Don't overthink a simple thing. Simplify.

Offline hoipolloi

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Re: Dorkalette
« Reply #4 on: July 22, 2009, 11:08:47 pm »
im with skully.

Especally if you have big fat bomber bolts.  Slings dont break, carabiners dont break.  give it a back up and go.

If its some sketchy Mankor then get a little more fancy and use some thing a bit more techy.



How many anchors have you heard of yanking out completely?  Basically none, right?

Offline *Mucci*

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Re: Dorkalette
« Reply #5 on: July 23, 2009, 12:04:54 am »
Ah "With a twist" is the key, prolly less shock than a normal cordallete if one piece fails.  good stuff!

Sometimes I just use the rope with dog eared figure eight and bights.  Nothin like a fat cord anchor!

skully

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Re: Dorkalette
« Reply #6 on: July 23, 2009, 01:03:35 am »
A lot of times, I just clove  in series....It works, for me.

Offline mungeclimber

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Re: Dorkalette
« Reply #7 on: July 23, 2009, 11:40:59 am »
I dare say this forum has come to full fruition with this kind of contribution. Thx Garbonzo!


i'm really curious about the set up. say you get one sliced bit of cord near the power point, e.g. friction moving back and forth from e.g. jugging movement. what happens in that scenario?  Having a hard time visualizing the redundancy here. I'm probably just not attending to it enough.

Offline Garbonzo

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Re: Dorkalette
« Reply #8 on: July 23, 2009, 02:35:39 pm »
I dare say this forum has come to full fruition with this kind of contribution. Thx Garbonzo!


i'm really curious about the set up. say you get one sliced bit of cord near the power point, e.g. friction moving back and forth from e.g. jugging movement. what happens in that scenario?  Having a hard time visualizing the redundancy here. I'm probably just not attending to it enough.


At the masterpoint there are 3 V's (if it's a 3 piece dorkalette).  The biners in the master point are being cradled in the bottom of the V's.  In the case of a 3 point anchor there are V's between 1&2, 2&3, and 1&3, cut any one and you now load the cloves, and are held by the remaining 2 V's (and still be only loading any one piece at ~50%).  You are doubly redundant against cuts anywhere except the within the clove hitches, to which you are only single redundant (slice any one clove and you are only held by a single V between the remaining two cloves).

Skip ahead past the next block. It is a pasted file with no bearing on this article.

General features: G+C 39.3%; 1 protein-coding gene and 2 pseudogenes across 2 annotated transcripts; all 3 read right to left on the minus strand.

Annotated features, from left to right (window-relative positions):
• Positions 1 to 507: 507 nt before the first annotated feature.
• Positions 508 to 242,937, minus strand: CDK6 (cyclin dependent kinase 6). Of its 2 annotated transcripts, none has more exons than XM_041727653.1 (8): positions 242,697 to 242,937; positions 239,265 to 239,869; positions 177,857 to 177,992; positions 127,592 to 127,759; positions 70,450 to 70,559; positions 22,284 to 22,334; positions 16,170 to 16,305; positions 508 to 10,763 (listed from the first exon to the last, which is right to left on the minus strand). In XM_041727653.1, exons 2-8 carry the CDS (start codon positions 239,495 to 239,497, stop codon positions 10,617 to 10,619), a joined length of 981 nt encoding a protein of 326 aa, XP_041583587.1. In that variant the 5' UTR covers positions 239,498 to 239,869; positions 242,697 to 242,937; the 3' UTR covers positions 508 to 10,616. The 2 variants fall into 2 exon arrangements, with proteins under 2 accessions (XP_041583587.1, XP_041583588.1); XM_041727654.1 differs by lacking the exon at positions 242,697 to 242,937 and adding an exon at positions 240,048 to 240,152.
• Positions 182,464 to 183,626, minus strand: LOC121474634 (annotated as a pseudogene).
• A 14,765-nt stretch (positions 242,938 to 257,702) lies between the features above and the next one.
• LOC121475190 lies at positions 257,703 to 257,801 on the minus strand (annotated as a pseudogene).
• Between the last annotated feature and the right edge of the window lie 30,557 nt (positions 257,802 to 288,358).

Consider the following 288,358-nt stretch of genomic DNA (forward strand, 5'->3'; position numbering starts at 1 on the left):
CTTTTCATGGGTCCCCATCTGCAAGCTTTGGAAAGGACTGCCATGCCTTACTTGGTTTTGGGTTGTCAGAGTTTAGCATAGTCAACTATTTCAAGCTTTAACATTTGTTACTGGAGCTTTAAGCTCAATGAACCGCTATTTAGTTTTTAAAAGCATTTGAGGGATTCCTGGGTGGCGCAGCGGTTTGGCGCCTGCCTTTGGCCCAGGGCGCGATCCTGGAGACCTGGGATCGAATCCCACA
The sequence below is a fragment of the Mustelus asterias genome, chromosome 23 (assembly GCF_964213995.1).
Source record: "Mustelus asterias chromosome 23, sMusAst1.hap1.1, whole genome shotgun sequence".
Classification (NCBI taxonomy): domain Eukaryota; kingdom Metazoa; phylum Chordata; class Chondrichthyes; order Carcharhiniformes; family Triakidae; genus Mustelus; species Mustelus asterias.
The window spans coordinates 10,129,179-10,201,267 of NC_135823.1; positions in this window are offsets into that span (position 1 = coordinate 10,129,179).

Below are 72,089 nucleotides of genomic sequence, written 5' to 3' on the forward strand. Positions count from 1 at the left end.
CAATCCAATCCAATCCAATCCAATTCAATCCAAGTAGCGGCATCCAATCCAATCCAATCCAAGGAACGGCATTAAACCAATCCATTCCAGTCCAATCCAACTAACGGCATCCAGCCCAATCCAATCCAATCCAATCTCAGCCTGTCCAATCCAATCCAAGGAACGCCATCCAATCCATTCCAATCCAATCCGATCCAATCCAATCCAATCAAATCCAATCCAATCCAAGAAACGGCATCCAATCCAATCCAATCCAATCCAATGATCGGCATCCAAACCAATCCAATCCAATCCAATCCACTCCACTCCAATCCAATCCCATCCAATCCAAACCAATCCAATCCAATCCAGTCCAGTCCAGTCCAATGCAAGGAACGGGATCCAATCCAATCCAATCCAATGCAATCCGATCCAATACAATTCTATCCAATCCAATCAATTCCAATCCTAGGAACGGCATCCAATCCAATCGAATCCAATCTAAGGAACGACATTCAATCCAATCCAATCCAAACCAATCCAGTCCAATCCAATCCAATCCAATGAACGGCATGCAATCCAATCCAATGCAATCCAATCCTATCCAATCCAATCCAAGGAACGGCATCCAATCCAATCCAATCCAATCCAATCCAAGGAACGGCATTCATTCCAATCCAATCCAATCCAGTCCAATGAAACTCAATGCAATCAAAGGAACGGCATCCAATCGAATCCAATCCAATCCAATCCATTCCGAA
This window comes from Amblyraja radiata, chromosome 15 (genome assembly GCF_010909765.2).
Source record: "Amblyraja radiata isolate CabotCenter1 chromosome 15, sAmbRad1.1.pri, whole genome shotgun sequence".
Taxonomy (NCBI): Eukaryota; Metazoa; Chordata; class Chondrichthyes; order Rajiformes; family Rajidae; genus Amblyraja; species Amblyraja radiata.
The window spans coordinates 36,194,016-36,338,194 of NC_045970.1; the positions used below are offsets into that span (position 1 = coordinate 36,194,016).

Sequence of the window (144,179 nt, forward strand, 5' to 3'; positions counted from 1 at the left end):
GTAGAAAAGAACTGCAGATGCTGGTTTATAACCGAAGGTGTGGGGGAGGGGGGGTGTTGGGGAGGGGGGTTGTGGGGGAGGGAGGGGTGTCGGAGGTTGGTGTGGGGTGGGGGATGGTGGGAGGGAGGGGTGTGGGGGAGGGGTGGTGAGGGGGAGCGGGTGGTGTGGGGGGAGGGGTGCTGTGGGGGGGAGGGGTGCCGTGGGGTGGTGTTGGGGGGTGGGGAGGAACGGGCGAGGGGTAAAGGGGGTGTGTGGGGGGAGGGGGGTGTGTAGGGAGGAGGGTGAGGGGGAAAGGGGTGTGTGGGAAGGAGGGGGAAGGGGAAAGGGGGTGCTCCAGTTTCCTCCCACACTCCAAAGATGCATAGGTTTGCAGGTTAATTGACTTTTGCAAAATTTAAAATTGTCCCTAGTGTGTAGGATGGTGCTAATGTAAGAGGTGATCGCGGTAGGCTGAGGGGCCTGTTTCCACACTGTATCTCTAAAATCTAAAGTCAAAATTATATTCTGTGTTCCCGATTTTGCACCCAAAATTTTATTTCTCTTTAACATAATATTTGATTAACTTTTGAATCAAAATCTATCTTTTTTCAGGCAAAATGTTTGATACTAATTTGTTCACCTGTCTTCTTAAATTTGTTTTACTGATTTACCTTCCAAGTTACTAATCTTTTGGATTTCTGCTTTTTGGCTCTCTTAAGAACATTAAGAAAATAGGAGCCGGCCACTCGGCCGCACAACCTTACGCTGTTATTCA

The 4 piece anchor is triple redundant against everywhere cuts except in the cloves, where you are only single redundant.  After cutting a single clove only two out of the three remaining cloves can be cut and not drop you, but if you pick the unlucky of the three you can still get dropped:  Cut cloves 2 and 3 you die.  Cut 2 and 4, and the V between 1 and 3 holds.  Cut 2 and 1 and the V between 3 and 4 holds.  Do you call that 1 and 2/3 redundant?  I round down to just singly redundant.

By comparison the Largo Equalette is triple redundant against cuts everywhere except the sliding masterpoint, where it is only singly redundant.  Some variations exist that are at least double redundant against cuts there.

The only severe wear I've seen in an anchor was a TR anchor in Jtree that just kept sawing over a rough spot (it was expected, and pre-emptively backed up with a slightly longer sling).  In my non-professional opinion single redundancy for cuts is probably plenty.

Offline mungeclimber

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Re: Dorkalette
« Reply #9 on: July 23, 2009, 08:24:05 pm »
I gotcha.  perf explanation.


Offline lambone

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Re: Dorkalette
« Reply #10 on: July 25, 2009, 01:36:58 am »
The old bunny ears figure 8 works pretty good and only rquires two biners.

Offline Caz

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Re: Dorkalette
« Reply #11 on: July 25, 2009, 09:24:28 am »
I'm with Lambone...
I do this for fun...

Offline Garbonzo

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Re: Dorkalette
« Reply #12 on: July 25, 2009, 09:33:29 am »
Nothing wrong with the bunny ears, but it isn't really the same usage.  Bunny ears are great for 2 bolt swinging leads.  Once you are dealing with 3 or 4 piece anchors, or want something above and beyond static equalization, it is just a round peg square hole solution.

Offline kristoffer

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Re: Dorkalette
« Reply #13 on: August 23, 2009, 11:00:46 pm »
nice Garbonzo, i like how you have improved on pre existing designs. thats what keeps this sport moving forward. about 6 months to a year ago i created an anchor system i call the octa-anchor, its a 4 legged multi directional system designed for pure natural big wall anchors that can handle 8 main points of contact that can be expanded with the use of smaller sliding x's... its actually pretty sick but totally over kill for anything but stuff that depends on anchors build from tons of sketchy gear. i will post it up on this site some time, but right now i am pretty tight on time and the internet out here damn slow!

p.s. keep the good climbing posts coming guys, other than working on the flight deck my excitement is limited on this floating city, so I am forced to live vicariously through you guys and what you all are posting.

from some where in the pacific -zephyr loggin out
"I am plagued by a mindless nonchalance and petrified zen"